Global offers AAA the option of supply chain financing. A lender will make AAA an immediate cash advance of £1m, minus their fee, with Global Motors paying the lender back in 90 days. AAA accepts the deal.
This arrangement is a win/win for everyone, as it allows AAA to get paid before they must pay for the raw materials worth £650k, and thus avoid a cashflow crunch. It also allows Global the chance to extend their payment cycle from 60 to 90 days, reducing impact on their working capital.
Because supply chain finance is effectively backed by the credit rating of the buyer, who is typically larger and with greater financial strength than their suppliers, the fees that lenders charge suppliers for financing are often less than for factoring and many other types of business finance. Note that deal terms may vary with each transaction, but in all cases, the following rules apply:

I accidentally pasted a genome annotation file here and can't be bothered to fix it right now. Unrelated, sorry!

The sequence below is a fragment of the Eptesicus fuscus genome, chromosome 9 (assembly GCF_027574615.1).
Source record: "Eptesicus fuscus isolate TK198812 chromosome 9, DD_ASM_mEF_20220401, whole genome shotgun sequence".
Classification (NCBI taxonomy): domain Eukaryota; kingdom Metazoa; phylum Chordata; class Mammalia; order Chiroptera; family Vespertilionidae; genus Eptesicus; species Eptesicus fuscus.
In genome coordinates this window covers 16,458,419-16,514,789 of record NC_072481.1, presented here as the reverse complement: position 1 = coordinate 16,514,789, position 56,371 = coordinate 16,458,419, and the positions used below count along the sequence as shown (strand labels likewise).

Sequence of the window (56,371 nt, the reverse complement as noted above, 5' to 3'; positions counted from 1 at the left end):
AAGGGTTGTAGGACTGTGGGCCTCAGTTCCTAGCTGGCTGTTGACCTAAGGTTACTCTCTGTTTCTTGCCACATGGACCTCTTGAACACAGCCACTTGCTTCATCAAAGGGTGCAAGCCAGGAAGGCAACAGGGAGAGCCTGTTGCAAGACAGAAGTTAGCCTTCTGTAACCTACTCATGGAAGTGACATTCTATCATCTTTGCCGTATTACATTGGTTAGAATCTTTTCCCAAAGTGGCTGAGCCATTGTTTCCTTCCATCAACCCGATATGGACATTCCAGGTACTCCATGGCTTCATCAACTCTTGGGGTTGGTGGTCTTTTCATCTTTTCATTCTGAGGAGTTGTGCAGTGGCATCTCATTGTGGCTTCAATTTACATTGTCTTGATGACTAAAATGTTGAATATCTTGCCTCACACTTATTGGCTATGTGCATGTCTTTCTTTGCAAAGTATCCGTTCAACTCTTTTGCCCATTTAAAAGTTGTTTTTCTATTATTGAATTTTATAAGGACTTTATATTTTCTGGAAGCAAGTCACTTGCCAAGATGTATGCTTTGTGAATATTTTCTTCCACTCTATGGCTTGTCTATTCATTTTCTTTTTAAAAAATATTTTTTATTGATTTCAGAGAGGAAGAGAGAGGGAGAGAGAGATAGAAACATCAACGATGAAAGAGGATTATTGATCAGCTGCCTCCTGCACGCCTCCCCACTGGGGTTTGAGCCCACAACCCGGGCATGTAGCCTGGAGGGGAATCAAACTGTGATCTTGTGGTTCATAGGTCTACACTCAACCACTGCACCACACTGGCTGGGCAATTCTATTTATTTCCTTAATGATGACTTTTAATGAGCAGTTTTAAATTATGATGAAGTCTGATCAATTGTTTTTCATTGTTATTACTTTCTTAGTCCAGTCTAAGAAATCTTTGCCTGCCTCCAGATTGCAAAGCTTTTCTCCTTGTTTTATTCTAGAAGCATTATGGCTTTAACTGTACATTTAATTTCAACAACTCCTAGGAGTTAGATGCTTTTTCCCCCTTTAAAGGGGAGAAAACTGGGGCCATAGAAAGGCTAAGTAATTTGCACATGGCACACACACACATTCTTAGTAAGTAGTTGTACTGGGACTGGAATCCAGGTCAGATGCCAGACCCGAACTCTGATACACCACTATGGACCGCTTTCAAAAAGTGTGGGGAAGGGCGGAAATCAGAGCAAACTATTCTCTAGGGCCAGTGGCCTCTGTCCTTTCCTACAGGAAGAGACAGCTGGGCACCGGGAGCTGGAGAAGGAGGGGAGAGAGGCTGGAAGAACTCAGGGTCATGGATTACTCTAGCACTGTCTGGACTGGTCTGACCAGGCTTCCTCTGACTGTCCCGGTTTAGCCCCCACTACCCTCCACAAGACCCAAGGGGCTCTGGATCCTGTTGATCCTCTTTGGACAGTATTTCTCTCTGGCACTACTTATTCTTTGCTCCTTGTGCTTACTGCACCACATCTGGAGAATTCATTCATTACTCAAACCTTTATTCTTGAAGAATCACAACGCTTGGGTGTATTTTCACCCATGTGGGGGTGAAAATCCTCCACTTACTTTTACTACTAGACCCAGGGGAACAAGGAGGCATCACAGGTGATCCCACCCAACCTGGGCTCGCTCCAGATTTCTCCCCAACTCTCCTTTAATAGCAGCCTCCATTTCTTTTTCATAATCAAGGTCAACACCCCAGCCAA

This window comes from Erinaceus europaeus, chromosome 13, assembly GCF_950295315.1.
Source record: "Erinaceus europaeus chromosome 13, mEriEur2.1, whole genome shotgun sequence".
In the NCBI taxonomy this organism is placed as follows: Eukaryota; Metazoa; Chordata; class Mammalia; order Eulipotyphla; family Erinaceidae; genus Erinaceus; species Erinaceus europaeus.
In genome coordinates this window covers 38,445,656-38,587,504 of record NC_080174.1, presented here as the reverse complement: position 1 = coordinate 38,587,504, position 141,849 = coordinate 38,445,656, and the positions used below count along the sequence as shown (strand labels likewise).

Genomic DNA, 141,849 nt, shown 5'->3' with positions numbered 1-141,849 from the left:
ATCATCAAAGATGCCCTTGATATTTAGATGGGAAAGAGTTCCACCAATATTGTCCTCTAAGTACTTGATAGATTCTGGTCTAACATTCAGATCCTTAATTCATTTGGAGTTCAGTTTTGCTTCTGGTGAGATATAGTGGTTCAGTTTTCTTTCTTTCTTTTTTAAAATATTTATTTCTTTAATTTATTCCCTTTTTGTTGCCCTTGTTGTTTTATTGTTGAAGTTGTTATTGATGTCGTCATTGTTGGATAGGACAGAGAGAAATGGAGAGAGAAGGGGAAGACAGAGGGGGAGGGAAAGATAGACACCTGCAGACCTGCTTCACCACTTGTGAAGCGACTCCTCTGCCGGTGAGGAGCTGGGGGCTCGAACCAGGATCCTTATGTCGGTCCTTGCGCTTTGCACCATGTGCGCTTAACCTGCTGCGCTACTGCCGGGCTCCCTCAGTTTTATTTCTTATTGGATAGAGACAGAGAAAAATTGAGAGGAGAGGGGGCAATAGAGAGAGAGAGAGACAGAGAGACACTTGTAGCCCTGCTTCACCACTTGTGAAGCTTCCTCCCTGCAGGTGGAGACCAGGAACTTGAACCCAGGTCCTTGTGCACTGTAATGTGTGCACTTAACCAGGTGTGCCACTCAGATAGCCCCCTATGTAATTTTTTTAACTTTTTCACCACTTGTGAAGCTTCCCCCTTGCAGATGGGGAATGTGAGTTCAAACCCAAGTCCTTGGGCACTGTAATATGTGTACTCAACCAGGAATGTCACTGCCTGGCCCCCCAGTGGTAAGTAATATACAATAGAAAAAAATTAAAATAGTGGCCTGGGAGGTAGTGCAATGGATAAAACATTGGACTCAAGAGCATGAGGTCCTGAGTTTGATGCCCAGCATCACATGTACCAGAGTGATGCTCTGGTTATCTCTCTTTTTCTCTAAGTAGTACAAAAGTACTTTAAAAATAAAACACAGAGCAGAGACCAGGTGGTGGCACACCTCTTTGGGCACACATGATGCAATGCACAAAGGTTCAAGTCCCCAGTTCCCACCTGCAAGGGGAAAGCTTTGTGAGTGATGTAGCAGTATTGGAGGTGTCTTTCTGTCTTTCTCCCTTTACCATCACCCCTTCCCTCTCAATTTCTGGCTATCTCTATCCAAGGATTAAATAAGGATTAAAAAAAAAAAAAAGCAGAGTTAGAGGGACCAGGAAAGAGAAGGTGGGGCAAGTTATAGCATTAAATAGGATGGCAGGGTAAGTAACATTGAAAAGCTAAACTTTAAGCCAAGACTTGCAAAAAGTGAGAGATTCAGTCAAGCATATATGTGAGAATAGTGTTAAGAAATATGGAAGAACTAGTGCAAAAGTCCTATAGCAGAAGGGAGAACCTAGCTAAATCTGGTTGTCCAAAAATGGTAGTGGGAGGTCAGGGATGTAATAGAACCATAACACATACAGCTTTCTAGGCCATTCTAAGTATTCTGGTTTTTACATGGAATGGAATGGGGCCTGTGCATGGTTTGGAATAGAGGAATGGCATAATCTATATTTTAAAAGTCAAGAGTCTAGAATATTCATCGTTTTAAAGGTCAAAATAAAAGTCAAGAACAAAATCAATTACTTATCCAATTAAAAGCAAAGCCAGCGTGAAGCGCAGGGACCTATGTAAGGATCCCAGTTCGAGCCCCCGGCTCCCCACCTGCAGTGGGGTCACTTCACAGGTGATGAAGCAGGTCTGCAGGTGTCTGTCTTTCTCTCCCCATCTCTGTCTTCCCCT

A blockchain is an expanding chain of digital records called blocks. They are linked together using powerful cryptography, which makes them very secure. Because every block in the chain has a unique timestamp (denoting when it was created) and an action data, (such as the record of a purchase), the blockchain can provide a high degree of transparency or ‘truth’ in a total transaction.
The most well-known use of blockchain technology is with cryptocurrencies such as Bitcoin, but the technology has other uses, and although it has yet to become widely used in common commercial trade, it may be well suited to supply chain finance:
Read more: our in-depth look at blockchain technology in supply chain finance
Trade finance and supply chain finance are both designed to finance international and domestic supply chains, but they are not the same thing.